When you started swimming, you were probably inundated with tons of do’s and don’ts for your time in the water. Make sure you breathe on both sides; pack as much distance into your workout as possible; don’t eat before you swim.
What if we told you that you don’t actually have to follow these swimming rules? Keep reading for 7 swimming norms you don’t need to stick to, and what to do instead!
1. Swimming Lots of Yardage
Old-school swim nerds might tell you that you need to spend hours and hours swimming to see improvement. But that’s just not the case!
Longer distance doesn’t always equal improved performance. Swimming insane distances can cause your technique to break down, which can cause injuries.
Shorter workouts are more time-efficient and allow you to hone in on specific aspects of your stroke or work on pacing for your next race. So if you don’t have 2-3 hours a day to devote to training, don’t worry about it! 1 hour, 30 minutes and even 20 minutes is enough time to get a good workout in.
Related: What is USRPT?
In recent years, Ultra-Short Race Pace Training (USRPT) has risen in popularity. This training method removes any “garbage yardage” from your workouts, focusing only on swimming at race pace. It has helped lots of swimmers (including US Olympian Michael Andrew) swim faster than ever!
2. Doing Flip Turns
Depending on your goal, flip turns might interfere with your enjoyment of the sport. If you get frustrated doing flip turns and don’t like them, just don’t do them!
However, if you want to improve your overall speed and efficiency, learning to do a flip turn can help, especially if you’re planning to compete. But if that’s not your goal, flip turns aren’t necessary!
3. Bilateral Breathing in Freestyle
So many swimmers are taught that bilateral breathing (breathing on both sides) is the “correct” way to breathe in freestyle — breathing on one side is a no-no! Well, that’s just not true.
Breathing on one side can actually be a great way to set a solid rhythm in your stroke. If you take a look at nearly all elite swimmers, they breathe on one side, and most breathe every 2 strokes!
You may have been taught to breathe every 3 or 5 strokes, and while that’s a great training tool that can help you improve your breath control, bilateral breathing isn’t the end-all, be-all breathing pattern for swimming.
Check out the Airofit Breathing Trainer for more help increasing your vital lung capacity and breath control! Use code MySwimPro for 15% off >
4. Breathing Every 2 Strokes in Butterfly
Speaking of breathing, there’s an unwritten rule that you should breathe every 2 strokes in butterfly. We’re not sure who came up with that, but it’s not a one size fits all rule.
The world’s top butterfliers use a range of breathing patterns. Michael Phelps and Kristof Milak breathe every single stroke, while Caeleb Dressel breathes every 2.
The most important thing when swimming butterfly is to find a breathing pattern that works for you. Similar to freestyle, it’s about finding a rhythm in your stroke that you can maintain. If that means you breathe every stroke, every 2 or every 3, stick to it, and you’ll be golden.
5. Don’t Eat Before Swimming
There’s an age-old rule that you shouldn’t eat 1 hour before swimming. Well, that’s a bunch of baloney.
It’s important to fuel your body to swim fast! If you don’t, you might feel sluggish during your workout. If your stomach can handle it, try having a light snack an hour or so before your workout. Have a mix of carbohydrates and protein, and drink plenty of water! Check out our interview with a registered dietitian for examples of pre- and post-swim snacks >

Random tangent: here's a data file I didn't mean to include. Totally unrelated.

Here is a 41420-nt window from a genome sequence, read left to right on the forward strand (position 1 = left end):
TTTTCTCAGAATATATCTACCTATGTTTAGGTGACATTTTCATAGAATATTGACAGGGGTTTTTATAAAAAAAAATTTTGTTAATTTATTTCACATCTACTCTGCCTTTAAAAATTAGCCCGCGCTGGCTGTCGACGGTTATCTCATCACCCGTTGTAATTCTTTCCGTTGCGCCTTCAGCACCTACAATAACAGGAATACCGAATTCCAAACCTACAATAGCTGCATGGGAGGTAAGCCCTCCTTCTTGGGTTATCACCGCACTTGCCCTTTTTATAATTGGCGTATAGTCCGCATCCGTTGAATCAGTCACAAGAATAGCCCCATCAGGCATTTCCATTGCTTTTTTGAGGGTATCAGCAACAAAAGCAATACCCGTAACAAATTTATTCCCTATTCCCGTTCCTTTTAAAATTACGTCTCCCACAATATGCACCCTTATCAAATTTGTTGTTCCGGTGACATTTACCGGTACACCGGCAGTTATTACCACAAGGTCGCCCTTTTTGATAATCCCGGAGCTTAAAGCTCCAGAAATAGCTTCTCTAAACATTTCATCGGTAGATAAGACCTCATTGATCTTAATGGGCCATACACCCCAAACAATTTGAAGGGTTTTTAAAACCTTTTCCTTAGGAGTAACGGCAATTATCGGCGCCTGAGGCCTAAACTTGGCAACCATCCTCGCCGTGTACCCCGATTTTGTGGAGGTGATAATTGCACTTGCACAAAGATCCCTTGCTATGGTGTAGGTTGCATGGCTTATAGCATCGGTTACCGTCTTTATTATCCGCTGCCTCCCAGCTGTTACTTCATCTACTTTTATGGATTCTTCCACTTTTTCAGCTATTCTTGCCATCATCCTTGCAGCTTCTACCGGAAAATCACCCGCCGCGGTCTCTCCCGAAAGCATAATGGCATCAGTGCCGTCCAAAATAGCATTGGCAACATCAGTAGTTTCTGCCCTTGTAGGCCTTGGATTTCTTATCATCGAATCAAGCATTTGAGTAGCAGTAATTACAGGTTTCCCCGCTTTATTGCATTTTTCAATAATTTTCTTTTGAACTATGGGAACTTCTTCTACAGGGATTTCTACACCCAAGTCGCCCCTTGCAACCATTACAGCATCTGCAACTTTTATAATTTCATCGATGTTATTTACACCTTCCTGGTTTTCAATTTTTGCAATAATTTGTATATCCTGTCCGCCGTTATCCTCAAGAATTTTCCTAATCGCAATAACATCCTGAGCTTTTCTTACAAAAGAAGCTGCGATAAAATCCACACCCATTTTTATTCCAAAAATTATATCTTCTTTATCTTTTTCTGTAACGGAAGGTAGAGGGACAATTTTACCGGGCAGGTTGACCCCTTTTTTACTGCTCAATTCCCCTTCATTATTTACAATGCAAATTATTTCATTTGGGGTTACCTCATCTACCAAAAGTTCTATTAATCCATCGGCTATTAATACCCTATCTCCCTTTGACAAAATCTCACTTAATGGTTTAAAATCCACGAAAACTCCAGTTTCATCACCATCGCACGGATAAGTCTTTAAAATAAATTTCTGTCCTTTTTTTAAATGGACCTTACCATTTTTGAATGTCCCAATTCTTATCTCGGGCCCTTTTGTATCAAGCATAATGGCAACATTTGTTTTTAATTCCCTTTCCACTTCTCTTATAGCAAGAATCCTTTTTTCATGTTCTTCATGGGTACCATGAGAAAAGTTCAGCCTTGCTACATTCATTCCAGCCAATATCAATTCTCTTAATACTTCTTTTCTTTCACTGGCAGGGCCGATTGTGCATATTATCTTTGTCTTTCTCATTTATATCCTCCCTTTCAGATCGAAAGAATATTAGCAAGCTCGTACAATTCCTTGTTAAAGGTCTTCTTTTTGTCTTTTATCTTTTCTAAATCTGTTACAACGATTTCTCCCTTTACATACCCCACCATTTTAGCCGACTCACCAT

A slice of toast with peanut butter or a banana are great pre-workout fuel options. This goes without saying, but eating an entire pizza before a swim is probably not the best idea!
Some swimmers feel best when they swim in a fasted state — if this is you, keep doing what you’re doing, but make sure to fuel up after your swim with plenty of calories.
6. Focusing on Your Kick
This might be the most controversial rule we think you should break…kicking is overrated!
Your legs are the largest muscles in the body, and suck the most energy while you swim. And despite that energy usage, they don’t provide nearly as much propulsion as your arms!
Think about how long it takes you to kick 100 meters compared to pulling 100 meters. Your pull is probably much faster!
If you’re a beginner, focus on driving rotational momentum from your hips and core. Your kick will help keep your body in the right position to initiate that rotation on each stroke.
All that said, it’s still important to work on your kick if you’re trying to get faster. We recommend including a bit of kick in every workout, often during your warm up. Make sure your kick technique is on point and that will help you swim faster and more efficiently. Check out our 2-week Kick Technique Bootcamp >
7. Swimming With Your Fingers Together
Raise your hand if you were taught to swim with your fingers cupped tightly together! Turns out swimming this way might actually make you slower. Studies have found that swimming with a slight gap between each finger (just a few millimeters) can help increase the surface area of your hands and improve the strength and power of your pull in all 4 strokes.
Bonus: Swimming Without a Plan
Some people enjoy swimming because it’s meditative. They show up to the pool and swim random sets without a game plan. This approach works fine if you don’t have a specific goal, but if you do have a goal in mind, it’s important to have a plan so your workout is efficient and worthwhile.
Whether you follow a structured training plan in the MySwimPro app or build one-off workouts day by day, having an idea of what you will focus on during your workout makes a big difference!